"Because I was born in 1942 that places me in a peculiar position," he explains. "I am a child of colonial times. From what I have learned about other poets and writers, many of them went through a very difficult time -- they were standing between two stools. They were educated in English medium schools run by priests or nuns, or Protestant clergymen. So, on the one hand they were looking toward the West, but as they grew up they became deeply conscious that we were now an independent entity and we had to start looking for our own roots -- a dilemma that I escaped entirely.
"While they went back to learn Tamil, Hindi or Gujarati, I never felt the need. I had a child's grasp of Marathi from my first four years of education but also I was not in the least unhappy with my divided state. I was born on the cusp of independence, so there was no point denying my colonial legacy as well as the new India. The only thing to do was to accept it and to make the most or the worst of it.
"There are very few things in my own life that I would be happy about, or proud of -- very, very few. One of them being that I took it as an absolute given that I was always going to be a hybrid creature. That's what my legacy was, and I was not going to deny it. So I did not start learning my mother tongue, I did not try and go back to my roots. I suspect my roots would be very shallow."
The heir of an uprooted grandfather, committed to change rather than preservation, Nagarkar grew up as "an outsider within the fold," a perspective that has placed him in a powerful position to observe, and write about post-colonial culture in India.
"There was 200 years of British rule and then for the 50 years before 1947 there was a strong sense of idealism. And then when we got our independence, and I'm now exaggerating of course, this idealism got lost very fast. After that we were responsible for ourselves, we couldn't point a finger at anyone else.
"For people from pre-independence and those who were born on the cusp of independence, there was a sense of two different traditions, the British or western one and our own which had been denigrated and we ourselves did not know how to react to it. Now suddenly the younger people had to come to terms with a new reality, an Indian reality. It was tough for a while. It still is at times."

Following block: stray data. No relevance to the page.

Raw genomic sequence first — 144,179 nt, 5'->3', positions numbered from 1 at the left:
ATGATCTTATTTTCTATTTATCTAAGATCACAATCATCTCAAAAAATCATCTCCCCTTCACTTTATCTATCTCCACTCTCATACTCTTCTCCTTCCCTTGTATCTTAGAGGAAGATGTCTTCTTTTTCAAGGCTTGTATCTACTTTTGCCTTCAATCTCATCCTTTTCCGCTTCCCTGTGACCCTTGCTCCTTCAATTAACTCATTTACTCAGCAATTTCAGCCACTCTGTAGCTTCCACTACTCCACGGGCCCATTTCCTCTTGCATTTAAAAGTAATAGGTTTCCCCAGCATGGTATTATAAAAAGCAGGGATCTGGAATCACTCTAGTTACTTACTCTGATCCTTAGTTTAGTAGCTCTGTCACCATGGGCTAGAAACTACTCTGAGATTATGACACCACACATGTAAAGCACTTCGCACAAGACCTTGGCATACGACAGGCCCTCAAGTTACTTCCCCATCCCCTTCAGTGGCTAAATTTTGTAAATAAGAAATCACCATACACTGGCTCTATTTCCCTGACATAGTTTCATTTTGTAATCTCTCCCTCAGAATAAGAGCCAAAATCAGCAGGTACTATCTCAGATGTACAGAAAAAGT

Nagarkar's novels and screenplays have been well received not only in India but also in England, Germany and the United States, leading to a Rockefeller Fellowship, the 2000 Sahitya Akademi Award for Best Novel, and a City of Munich Fellowship. Nagarkar's latest novel in English, "God's Little Soldier," has been translated into German, with French, Italian and Spanish translations forthcoming.
Nagarkar is participating in the IWP through the support of the U.R. Ananthamurthy Foundation.
Biographies of all the IWP writers are accessible at http://www.uiowa.edu/%7Eiwp/WRIT/WRITmain.html. A description of the program and the 2007 residency period is accessible at http://news-releases.uiowa.edu/2007/august/080607iwp-anniversary.html.
The IWP introduces talented writers to American life; enables them to take part in American university life; and provides them with time, in a setting congenial to their efforts, for the production of literary work. Since 1967, more than a 1,100 writers from more than 120 countries have attended the IWP, including Nobel laureate Orhan Pamuk from Turkey.
This fall the IWP is hosting writers from more than 30 countries through November, including the program's first participants from Malta and Montenegro. The schedule will provide many opportunities for the public to meet and interact with the writers in social events, formal and informal readings, lectures, performances, film screenings and panel discussions.
The evolving calendar of events is accessible at http://www.uiowa.edu/artsiowa and on the IWP site. These calendars will be updated regularly as new events are added.
For UI arts information and calendar updates, visit http://www.uiowa.edu/artsiowa. To receive UI arts news by e-mail, go to http://list.uiowa.edu/archives/acr-news.html, click the link "Join or leave the list (or change settings)" and follow the instructions.
NOTE: This is one in a series of features about writers in residence at the University of Iowa International Writing Program.